In a pre-holiday announcement on its blog, Google quietly pulled the plug on its attempt to help booksellers to sell ebooks: it announced the end of its reseller programme in which Google provided the technology for booksellers to sell ebooks from their own websites.
The move affects partners in the US, Canada, the UK and Australia. In Australia, partners Dymocks and Booktopia have only been selling Google Ebooks since Christmas. Other launches, including The Co-op Bookshop and QBD were planned. Resellers will have until January 2013 to find an alternative ebook platform or withdraw from the market. Booktopia already appears to have acted, with no sign of Google Ebooks on its site other than an old home page mention.
It’s important to note that Google isn’t pulling out of ebooks: it’s simply dropped its strategy of working with booksellers to help them sell ebooks. “That effort — the reseller program — has not gained the traction that we hoped it would,” said Google on its blog.
Bringing bricks and mortar booksellers into the ebook revolution was always a brave — even noble — effort by Google, given how little online presence and expertise booksellers had. In fact, the scale of the challenge Google Ebooks faced was clear from its launch in December 2010 which included a high profile partnership with several hundred US indie booksellers. As we noted at the time:
Alas, early implementations by US booksellers are poor and show that both Google and the indie booksellers have a long way to go if they want to take share from established players such as Amazon and Kobo.
The indie booksellers that joined using the American Booksellers Association’s IndieBound platform used a simple search facility to integrate Google ebooks into their sites … . This won’t attract customers away from Amazon and its ilk. The only site I found that offered browsing and some sort of curated Google ebooks service, albeit fairly basic, was US indie Powells. All of this serves to underline just what a tough job indies will have getting into the game given their failure to embrace the web in any meaningful way.
As booksellers ponder their strategy in a post-Google world, the option of withdrawing from ebooks will no doubt be seriously considered by many. If Google’s clout wasn’t enough to crack this market for them, will any alternative be better? One thing that’s increasingly clear is that there is surprisingly little in common between offline and online bookselling. Google’s blog post hinted at this when it noted, “it’s clear that the reseller program has not met the needs of many readers or booksellers.” The reality is that most readers have shown little interest, or loyalty, when it comes to buying ebooks from their local bookstore: they prefer to buy from ebook specialists — often tied to the e-reader devices they own. And booksellers’ traditional strengths don’t translate well online.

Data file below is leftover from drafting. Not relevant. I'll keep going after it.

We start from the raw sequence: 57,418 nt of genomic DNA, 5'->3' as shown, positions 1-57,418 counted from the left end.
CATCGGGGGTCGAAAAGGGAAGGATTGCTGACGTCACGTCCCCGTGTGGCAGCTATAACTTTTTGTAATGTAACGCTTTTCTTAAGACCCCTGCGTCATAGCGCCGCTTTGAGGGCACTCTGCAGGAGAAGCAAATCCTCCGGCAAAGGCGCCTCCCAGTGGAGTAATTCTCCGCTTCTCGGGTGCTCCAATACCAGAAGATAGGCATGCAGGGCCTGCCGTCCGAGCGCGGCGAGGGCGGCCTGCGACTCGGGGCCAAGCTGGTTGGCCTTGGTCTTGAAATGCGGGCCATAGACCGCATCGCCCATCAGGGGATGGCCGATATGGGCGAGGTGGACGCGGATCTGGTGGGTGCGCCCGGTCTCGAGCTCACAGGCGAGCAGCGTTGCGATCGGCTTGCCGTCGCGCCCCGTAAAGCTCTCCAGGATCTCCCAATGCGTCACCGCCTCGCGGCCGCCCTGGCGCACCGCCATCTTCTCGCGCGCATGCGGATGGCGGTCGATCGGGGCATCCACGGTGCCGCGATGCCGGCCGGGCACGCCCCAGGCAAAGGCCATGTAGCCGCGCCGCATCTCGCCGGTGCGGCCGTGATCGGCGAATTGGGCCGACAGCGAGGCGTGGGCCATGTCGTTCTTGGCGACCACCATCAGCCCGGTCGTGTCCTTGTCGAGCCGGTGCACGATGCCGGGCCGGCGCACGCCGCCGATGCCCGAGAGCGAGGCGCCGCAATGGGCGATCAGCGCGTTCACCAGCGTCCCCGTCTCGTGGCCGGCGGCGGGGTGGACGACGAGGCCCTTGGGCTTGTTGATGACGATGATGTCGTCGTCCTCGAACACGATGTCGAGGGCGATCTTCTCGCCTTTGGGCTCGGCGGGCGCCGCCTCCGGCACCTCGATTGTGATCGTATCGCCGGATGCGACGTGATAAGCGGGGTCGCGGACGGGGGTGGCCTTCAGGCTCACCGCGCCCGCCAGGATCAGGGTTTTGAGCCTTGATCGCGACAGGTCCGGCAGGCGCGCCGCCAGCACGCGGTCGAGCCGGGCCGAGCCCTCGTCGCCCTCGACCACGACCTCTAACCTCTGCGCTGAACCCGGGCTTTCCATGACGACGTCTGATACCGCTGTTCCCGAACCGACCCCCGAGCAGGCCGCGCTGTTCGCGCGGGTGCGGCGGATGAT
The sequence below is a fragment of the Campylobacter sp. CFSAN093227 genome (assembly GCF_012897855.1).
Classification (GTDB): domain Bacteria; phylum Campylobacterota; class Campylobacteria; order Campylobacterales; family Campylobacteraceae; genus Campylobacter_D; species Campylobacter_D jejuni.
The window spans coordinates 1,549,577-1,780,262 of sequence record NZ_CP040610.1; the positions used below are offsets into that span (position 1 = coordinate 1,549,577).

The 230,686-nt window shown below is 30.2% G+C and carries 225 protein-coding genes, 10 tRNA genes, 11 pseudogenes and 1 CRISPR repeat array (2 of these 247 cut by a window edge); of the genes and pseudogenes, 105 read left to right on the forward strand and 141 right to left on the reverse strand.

For those booksellers who decide to stick with ebooks, there are now plenty of white label ebookstore suppliers who can step in to fill the gap left by Google. In Australia, home-grown offerings ReadCloud and Booki.sh could benefit. So could the Australian Publishers Association (APA) and Thorpe-Bowker who recently announced a partnership with US white label ebook provider Copia to power the forthcoming Titlepage Plus ebook service for booksellers.
But even with this backing, booksellers have a tough challenge ahead of them. Copia, with three years of development already behind it, still has some significant rough edges to iron out. Notable among them is its truly awful e-reading app which inexplicably requires scrolling through the ebooks (none of the easy page swipes that are offererd by all other e-readers); and it offers only basic formatting and a minimalist feature set. This is one of the most critical consumer-facing items so it’s surprising the service would launch in this state.